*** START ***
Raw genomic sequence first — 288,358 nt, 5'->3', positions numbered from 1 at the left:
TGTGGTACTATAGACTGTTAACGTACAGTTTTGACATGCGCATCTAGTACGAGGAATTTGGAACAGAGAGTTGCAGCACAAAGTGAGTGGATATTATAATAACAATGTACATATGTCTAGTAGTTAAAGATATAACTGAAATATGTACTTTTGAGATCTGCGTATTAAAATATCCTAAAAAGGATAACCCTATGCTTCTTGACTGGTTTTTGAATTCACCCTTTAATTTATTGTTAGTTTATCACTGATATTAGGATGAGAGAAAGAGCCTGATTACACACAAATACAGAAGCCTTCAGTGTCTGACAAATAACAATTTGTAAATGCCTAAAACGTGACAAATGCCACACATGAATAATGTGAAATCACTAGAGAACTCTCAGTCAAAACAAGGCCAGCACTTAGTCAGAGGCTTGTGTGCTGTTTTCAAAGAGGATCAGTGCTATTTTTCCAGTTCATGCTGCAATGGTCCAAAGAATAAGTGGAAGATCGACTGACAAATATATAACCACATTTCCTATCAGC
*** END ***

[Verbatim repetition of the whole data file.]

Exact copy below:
Raw genomic sequence first — 288,358 nt, 5'->3', positions numbered from 1 at the left:
TGTGGTACTATAGACTGTTAACGTACAGTTTTGACATGCGCATCTAGTACGAGGAATTTGGAACAGAGAGTTGCAGCACAAAGTGAGTGGATATTATAATAACAATGTACATATGTCTAGTAGTTAAAGATATAACTGAAATATGTACTTTTGAGATCTGCGTATTAAAATATCCTAAAAAGGATAACCCTATGCTTCTTGACTGGTTTTTGAATTCACCCTTTAATTTATTGTTAGTTTATCACTGATATTAGGATGAGAGAAAGAGCCTGATTACACACAAATACAGAAGCCTTCAGTGTCTGACAAATAACAATTTGTAAATGCCTAAAACGTGACAAATGCCACACATGAATAATGTGAAATCACTAGAGAACTCTCAGTCAAAACAAGGCCAGCACTTAGTCAGAGGCTTGTGTGCTGTTTTCAAAGAGGATCAGTGCTATTTTTCCAGTTCATGCTGCAATGGTCCAAAGAATAAGTGGAAGATCGACTGACAAATATATAACCACATTTCCTATCAGC